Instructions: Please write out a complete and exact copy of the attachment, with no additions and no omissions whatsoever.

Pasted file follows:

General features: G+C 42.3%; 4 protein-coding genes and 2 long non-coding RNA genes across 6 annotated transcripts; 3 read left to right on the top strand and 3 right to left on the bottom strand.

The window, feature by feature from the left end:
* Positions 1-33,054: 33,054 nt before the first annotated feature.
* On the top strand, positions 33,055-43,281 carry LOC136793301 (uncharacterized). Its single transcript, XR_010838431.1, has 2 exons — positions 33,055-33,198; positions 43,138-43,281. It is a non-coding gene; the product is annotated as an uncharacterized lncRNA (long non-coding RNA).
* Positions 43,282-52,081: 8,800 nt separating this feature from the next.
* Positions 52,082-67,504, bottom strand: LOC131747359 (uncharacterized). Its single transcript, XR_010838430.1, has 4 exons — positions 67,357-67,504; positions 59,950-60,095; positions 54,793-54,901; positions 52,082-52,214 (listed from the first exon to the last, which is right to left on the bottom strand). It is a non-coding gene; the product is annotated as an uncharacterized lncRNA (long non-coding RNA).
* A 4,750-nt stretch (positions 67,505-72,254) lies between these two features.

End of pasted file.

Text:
General features: G+C 42.3%; 4 protein-coding genes and 2 long non-coding RNA genes across 6 annotated transcripts; 3 read left to right on the top strand and 3 right to left on the bottom strand.

The window, feature by feature from the left end:
* Positions 1-33,054: 33,054 nt before the first annotated feature.
* On the top strand, positions 33,055-43,281 carry LOC136793301 (uncharacterized). Its single transcript, XR_010838431.1, has 2 exons — positions 33,055-33,198; positions 43,138-43,281. It is a non-coding gene; the product is annotated as an uncharacterized lncRNA (long non-coding RNA).
* Positions 43,282-52,081: 8,800 nt separating this feature from the next.
* Positions 52,082-67,504, bottom strand: LOC131747359 (uncharacterized). Its single transcript, XR_010838430.1, has 4 exons — positions 67,357-67,504; positions 59,950-60,095; positions 54,793-54,901; positions 52,082-52,214 (listed from the first exon to the last, which is right to left on the bottom strand). It is a non-coding gene; the product is annotated as an uncharacterized lncRNA (long non-coding RNA).
* A 4,750-nt stretch (positions 67,505-72,254) lies between these two features.